Founded: 1954 | Location: Palermo, Italy

Featured Historic Landmarks, Sites & Buildings

Historic Site of the week

Charlottenburg Palace

Charlottenburg Palace is the largest palace in Berlin and the only surviving royal residence in the city dating back to the time of the Hohenzollern family. The original palace was commissioned by Sophie Charlotte, the wife of Friedrich III, Elector of Brandenburg in what was then the village of Lietzow. Originally named Lietzenburg, the palace was designed by Johann Arnold Nering in baroque style. The inauguration of the palace was celebrated on 11 July 1699, Frederick's 42nd birthday.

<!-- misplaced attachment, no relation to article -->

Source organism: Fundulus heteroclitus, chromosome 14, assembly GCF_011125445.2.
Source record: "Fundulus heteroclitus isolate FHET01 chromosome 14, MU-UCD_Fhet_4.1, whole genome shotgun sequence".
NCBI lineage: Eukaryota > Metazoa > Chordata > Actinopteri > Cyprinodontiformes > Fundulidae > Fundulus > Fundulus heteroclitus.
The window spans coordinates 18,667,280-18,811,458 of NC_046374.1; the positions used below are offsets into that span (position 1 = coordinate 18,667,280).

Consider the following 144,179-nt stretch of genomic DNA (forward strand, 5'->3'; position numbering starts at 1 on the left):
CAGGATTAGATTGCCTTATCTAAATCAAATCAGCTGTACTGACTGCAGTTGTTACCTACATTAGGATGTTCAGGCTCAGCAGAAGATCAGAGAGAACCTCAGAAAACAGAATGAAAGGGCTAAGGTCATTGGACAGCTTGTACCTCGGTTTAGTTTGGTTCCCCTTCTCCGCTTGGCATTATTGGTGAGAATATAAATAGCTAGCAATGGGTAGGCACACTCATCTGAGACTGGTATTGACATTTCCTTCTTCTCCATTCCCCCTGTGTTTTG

Friedrich crowned himself as King Friedrich I in Prussia in 1701 (Friedrich II, known as Frederick the Great, would later achieve the title King of Prussia). Two years previously, he had appointed Johann Friedrich von Eosander (also known as Eosander von Göthe) as the royal architect and sent him to study architectural developments in Italy and France, particularly the Palace of Versailles. On his return in 1702, Eosander began to extend the palace, starting with two side wings to enclose a large courtyard, and the main palace was extended on both sides. Sophie Charlotte died in 1705 and Friedrich named the palace and its estate Charlottenburg in her memory. In the following years, the Orangery was built on the west of the palace and the central area was extended with a large domed tower and a larger vestibule. On top of the dome is a wind vane in the form of a gilded statue representing Fortune designed by Andreas Heidt. The Orangery was originally used to overwinter rare plants. During the summer months, when over 500 orange, citrus and sour orange trees decorated the baroque garden, the Orangery regularly was the gorgeous scene of courtly festivities.